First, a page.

The Creeping Public-Pension Debacle

by Bill Emmott on November 8, 2016 at 12:30 pm in: Demography, Pensions
by Bill Emmott on November 8, 2016 at 12:30 pm in: Demography, Pensions

If policy was rational and electorates understood the consequences fully for their taxes, no advanced, developed country would have a retirement age for public pensions that is lower than 70. Yet, despite some progress, we remain decades away from that point. Until we get there or beyond, western welfare states will remain unviable, economies sickly and democracies under strain.

The ageing of our societies is the social and economic equivalent of climate change – the problem we all know requires action but which we’d rather leave to future generations to solve. The sentiment is understandable, given the troubled economic and political times we live in. But, far more even than with global warming, procrastination comes at a heavy cost.

Consider France. In 1970 the average effective retirement age for French male workers was 67, roughly the same as the life expectancy in that year. Now it is just below 60, even though male life expectancy is nearly 83. The official retirement age is 65, but in practice public pensions can be drawn rather sooner. No wonder that France spends the equivalent of nearly 14% of its GDP each year on public pensions. For Italy, early retirement is even costlier: it tops the OECD rankings by spending 16% of GDP on public pensions every year.

In all, 13 OECD countries – including Japan, Germany, Poland and Greece – devote the equivalent of 10% or more of their GDPs to public pensions, which means taking money mainly from working taxpayers and giving it to retirees.

When the German Chancellor, Otto von Bismarck, invented the world’s first statutory pension scheme in 1889, he set the eligibility age at 70, an age beyond which few people expected to live. Now, Italians who retire on average at 61-62 can expect to receive their pensions for several decades, perhaps receiving these tax-financed transfers for almost as long as they spent in work.

With the share of over-65s in the populations of advanced countries now at or nearing one-fifth, and climbing rapidly towards one-third, the squeeze on other public spending caused by these pension entitlements is destined to get tighter. Efforts to reduce public debt levels will also get harder, unless there is a miraculous revival in economic growth – a prospect which pensions policy makes less likely, every year.

It is not just a question of whether to be nice or mean to older people. Taxes transferred to pensioners are thereby denied to infrastructure investment, education, scientific research, defence and all the other urgent uses that politicians claim they wish to support. Pensions are not wasted – the elderly spend the money, of course – but they crowd out other government spending that would be more beneficial to economic growth.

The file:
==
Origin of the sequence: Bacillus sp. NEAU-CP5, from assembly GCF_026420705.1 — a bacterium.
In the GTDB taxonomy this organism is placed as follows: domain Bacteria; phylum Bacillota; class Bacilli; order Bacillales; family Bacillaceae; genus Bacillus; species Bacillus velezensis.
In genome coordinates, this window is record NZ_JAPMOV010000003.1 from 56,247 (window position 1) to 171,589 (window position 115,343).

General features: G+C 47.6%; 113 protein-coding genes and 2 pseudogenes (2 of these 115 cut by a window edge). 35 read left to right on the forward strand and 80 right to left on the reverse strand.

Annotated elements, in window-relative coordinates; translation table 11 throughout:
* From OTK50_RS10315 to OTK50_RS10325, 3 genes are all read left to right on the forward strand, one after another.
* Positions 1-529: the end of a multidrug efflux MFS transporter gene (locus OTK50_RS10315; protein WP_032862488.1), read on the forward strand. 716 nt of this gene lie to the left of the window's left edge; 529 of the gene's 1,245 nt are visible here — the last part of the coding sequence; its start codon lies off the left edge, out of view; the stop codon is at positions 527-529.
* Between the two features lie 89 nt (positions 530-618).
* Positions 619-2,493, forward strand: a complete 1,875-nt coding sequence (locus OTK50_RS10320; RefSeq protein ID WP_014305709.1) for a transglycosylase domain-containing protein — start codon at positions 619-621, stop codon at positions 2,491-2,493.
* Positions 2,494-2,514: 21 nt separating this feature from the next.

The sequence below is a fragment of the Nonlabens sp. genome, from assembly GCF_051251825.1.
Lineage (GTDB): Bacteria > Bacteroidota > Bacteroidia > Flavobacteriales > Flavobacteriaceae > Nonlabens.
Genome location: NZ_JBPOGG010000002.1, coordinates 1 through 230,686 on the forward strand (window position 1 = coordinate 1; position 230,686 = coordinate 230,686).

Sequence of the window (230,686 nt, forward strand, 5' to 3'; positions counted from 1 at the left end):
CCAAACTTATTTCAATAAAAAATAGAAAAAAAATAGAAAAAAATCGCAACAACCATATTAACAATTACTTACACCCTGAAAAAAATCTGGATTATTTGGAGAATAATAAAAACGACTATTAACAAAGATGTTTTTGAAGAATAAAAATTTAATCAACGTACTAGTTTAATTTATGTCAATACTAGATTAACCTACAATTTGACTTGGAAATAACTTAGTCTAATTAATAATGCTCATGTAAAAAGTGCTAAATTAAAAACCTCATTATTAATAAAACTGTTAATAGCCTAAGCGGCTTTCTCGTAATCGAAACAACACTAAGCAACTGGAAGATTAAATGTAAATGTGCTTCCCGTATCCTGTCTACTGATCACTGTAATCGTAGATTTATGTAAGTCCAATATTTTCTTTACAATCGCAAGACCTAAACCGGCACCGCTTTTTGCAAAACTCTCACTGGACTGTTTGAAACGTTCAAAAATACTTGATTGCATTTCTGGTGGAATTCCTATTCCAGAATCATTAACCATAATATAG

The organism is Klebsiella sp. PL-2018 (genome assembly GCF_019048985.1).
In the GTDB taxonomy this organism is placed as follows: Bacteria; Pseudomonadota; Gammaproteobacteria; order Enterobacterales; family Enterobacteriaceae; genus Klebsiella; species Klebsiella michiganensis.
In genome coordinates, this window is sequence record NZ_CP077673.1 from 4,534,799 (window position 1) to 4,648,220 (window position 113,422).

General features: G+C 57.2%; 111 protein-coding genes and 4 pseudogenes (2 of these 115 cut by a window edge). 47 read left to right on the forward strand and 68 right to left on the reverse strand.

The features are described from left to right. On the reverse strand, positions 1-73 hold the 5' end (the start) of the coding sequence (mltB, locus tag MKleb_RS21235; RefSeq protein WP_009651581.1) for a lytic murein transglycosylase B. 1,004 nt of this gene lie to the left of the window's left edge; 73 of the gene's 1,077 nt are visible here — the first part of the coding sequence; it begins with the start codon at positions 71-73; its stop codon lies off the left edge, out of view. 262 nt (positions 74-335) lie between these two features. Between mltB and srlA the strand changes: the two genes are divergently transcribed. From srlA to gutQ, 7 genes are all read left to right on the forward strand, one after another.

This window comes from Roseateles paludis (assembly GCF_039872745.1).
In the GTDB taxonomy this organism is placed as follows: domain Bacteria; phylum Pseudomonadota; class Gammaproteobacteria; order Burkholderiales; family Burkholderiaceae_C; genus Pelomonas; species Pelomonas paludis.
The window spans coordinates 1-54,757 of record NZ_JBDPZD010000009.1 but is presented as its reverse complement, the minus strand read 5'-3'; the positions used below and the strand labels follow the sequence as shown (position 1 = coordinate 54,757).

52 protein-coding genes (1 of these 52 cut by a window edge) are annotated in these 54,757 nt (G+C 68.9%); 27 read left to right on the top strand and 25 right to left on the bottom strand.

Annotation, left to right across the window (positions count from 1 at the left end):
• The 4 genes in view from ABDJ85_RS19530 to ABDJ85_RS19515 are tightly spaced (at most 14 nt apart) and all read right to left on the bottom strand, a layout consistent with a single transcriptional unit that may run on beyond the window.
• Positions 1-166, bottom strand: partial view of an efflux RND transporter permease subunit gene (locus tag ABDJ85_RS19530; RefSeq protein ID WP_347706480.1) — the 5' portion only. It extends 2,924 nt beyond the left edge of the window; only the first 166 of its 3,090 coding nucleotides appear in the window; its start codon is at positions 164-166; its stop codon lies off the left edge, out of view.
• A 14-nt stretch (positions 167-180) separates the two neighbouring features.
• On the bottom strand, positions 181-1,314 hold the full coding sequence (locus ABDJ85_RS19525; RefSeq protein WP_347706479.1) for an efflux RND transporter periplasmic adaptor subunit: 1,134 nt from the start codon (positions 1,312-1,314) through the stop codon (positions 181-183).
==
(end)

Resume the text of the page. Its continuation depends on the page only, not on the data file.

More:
Little by little, western countries have been raising their retirement ages. Trades unions and pensioners groups lobby hard against it – under union pressure, Germany even reduced the retirement age for some manual workers in 2014 as part of its new government’s coalition agreement, despite frequently lecturing other Eurozone countries to do the opposite. But the process is also being held up by a myth – that keeping older people in the workforce raises unemployment.

It doesn’t. Economists call this the “lump of labour fallacy”, the idea that there are a fixed number of jobs to go around, so that handing out pensions must help keep younger people in work. But in fact the more that people earn, spend and pay in taxes, the more growth and jobs are created. Delaying retirement will create more jobs, not steal them.

That said, a crucial barrier to rational thinking about working lives is corporate behaviour. At the recent World Demography and Ageing Forum in St Gallen, Switzerland on August 29-31st, moderated by this author, the clear conclusion was that although knowledge of our future population trends is increasingly rich and sophisticated, action to meet those trends falls woefully short. Public policy is one part of the problem. But corporate policy is even further behind.

Companies’ pay and promotion structures are biased strongly towards early retirement, and when costs need to be cut, older workers tend to be shown the door first. Even those that serve the silver market with their goods and services have barely begun to work out how to be more age-friendly in their employment practices.

The long aftermath of the 2008 financial crisis is obscuring the long-term reality we all face. This is that any country that continues to transfer billions of dollars in public pensions to citizens for retirement periods lasting several decades is risking bankruptcy or at best stagnation. Rethinking the length and pattern of our working lives is one of the most urgent tasks we face – as governments, as companies and as individuals.

This article by Bill Emmott was first published by Project Syndicate on October 24th 2016

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